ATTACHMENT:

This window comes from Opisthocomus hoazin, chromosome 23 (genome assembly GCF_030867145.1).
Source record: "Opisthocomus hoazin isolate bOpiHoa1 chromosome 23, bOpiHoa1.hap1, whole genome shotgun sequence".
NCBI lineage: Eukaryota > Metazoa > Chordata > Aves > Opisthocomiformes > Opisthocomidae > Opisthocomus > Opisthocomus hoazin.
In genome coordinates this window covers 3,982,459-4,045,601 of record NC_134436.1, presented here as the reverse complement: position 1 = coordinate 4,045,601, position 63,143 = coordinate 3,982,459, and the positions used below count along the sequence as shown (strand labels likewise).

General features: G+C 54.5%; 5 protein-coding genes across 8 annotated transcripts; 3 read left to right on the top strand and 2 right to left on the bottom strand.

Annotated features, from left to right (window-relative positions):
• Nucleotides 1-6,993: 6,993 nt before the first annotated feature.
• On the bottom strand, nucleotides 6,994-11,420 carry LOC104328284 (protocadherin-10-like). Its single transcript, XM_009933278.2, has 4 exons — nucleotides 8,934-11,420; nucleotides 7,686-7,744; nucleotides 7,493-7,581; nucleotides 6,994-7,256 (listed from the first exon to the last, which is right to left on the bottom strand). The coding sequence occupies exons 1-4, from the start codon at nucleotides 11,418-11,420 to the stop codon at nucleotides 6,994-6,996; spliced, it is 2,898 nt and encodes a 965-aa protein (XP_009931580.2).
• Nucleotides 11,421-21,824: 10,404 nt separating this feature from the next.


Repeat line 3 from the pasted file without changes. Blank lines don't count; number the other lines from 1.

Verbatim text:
NCBI lineage: Eukaryota > Metazoa > Chordata > Aves > Opisthocomiformes > Opisthocomidae > Opisthocomus > Opisthocomus hoazin.